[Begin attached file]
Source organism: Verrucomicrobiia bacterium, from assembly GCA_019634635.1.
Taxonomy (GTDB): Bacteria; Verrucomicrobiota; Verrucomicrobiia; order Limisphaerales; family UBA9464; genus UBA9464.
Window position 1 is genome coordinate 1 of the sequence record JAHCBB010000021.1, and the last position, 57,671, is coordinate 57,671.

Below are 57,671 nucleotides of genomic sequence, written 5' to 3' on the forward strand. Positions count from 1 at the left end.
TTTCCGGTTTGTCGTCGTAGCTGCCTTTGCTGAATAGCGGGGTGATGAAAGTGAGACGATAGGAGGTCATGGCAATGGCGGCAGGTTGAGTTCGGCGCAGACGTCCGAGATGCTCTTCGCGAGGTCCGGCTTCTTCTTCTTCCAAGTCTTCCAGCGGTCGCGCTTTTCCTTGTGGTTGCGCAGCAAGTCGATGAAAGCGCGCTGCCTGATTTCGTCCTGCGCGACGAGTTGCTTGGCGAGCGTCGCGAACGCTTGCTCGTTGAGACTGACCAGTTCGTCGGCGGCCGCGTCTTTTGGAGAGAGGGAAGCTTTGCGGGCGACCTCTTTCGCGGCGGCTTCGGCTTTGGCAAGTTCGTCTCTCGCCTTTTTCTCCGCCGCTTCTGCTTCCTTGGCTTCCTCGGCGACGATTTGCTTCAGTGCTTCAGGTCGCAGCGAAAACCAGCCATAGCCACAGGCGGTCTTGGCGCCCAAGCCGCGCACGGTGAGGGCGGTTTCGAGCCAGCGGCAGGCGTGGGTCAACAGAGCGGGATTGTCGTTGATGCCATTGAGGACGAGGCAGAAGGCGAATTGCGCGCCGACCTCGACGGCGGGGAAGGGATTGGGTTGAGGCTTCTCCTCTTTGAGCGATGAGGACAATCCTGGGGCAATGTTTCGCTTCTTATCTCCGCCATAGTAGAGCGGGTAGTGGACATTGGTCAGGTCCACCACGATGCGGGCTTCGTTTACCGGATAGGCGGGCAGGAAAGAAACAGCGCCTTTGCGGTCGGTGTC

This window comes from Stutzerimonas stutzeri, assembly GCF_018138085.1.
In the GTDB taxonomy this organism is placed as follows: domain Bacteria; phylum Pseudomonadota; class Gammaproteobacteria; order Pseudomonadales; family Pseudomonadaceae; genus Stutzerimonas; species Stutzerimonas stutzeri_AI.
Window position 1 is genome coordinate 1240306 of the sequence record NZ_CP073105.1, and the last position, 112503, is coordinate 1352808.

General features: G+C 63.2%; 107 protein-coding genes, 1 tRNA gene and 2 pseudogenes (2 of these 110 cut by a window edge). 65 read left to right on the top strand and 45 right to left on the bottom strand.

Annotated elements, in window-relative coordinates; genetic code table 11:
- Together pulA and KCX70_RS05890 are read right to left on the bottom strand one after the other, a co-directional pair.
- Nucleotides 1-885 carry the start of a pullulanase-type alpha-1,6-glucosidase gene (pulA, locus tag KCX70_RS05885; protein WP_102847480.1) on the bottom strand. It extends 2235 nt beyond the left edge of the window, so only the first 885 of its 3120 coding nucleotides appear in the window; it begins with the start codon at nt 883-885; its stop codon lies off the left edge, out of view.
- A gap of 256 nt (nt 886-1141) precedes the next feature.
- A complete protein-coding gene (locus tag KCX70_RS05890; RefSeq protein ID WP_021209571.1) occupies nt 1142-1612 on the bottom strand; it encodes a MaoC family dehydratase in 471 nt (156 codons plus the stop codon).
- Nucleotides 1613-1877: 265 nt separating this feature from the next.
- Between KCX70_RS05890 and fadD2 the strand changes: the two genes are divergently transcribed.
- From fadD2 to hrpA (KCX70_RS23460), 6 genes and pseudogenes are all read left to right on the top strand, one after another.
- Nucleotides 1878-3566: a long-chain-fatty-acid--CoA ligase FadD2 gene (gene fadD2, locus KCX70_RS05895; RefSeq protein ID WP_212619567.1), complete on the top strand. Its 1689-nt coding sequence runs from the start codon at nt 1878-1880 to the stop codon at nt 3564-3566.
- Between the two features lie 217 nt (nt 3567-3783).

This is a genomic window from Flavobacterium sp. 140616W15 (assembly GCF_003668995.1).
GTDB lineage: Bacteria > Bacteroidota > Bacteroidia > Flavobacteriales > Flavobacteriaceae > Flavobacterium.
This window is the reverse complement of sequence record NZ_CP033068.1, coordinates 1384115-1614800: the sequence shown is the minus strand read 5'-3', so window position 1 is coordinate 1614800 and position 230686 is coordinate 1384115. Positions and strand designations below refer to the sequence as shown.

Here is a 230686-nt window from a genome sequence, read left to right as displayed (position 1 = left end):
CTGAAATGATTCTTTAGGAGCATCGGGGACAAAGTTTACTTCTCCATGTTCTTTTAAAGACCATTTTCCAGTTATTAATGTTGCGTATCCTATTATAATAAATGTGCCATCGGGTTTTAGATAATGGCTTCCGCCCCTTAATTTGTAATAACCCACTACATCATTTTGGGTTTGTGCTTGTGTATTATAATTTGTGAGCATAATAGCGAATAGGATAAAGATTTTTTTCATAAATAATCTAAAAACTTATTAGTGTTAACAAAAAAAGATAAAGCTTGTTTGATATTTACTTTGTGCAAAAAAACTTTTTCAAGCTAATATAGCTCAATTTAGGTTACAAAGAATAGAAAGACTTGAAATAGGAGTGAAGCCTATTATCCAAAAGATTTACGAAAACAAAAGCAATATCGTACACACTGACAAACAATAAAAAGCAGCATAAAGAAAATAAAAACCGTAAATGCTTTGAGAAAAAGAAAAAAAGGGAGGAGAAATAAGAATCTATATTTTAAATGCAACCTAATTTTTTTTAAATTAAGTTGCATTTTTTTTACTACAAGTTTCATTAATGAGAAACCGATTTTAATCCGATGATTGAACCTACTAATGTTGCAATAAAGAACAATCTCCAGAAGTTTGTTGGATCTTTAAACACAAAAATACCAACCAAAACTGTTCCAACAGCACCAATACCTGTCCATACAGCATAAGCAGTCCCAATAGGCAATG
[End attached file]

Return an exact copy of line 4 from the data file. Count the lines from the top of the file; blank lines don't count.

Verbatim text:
Below are 57,671 nucleotides of genomic sequence, written 5' to 3' on the forward strand. Positions count from 1 at the left end.